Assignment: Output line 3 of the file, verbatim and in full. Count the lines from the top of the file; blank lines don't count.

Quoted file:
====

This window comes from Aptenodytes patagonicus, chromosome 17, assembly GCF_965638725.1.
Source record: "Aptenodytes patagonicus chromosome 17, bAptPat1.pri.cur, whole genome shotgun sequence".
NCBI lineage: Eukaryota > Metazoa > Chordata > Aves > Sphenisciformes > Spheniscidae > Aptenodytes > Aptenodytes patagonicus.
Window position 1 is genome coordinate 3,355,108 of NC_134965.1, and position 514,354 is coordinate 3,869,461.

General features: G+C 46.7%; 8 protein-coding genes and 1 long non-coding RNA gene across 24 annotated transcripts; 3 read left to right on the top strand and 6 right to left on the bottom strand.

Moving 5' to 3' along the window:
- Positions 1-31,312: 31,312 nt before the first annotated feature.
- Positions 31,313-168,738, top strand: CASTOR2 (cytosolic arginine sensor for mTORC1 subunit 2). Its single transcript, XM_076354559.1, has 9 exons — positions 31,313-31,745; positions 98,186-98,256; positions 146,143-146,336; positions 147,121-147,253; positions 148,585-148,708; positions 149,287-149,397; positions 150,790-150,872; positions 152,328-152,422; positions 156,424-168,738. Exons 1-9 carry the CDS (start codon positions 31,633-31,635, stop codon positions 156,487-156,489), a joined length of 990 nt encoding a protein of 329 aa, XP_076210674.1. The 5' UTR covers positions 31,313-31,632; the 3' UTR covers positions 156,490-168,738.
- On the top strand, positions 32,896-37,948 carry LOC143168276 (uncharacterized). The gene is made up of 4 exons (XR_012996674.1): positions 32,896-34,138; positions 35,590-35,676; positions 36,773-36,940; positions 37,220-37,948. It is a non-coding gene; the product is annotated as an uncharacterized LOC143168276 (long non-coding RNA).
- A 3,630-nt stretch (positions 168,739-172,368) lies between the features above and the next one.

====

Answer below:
NCBI lineage: Eukaryota > Metazoa > Chordata > Aves > Sphenisciformes > Spheniscidae > Aptenodytes > Aptenodytes patagonicus.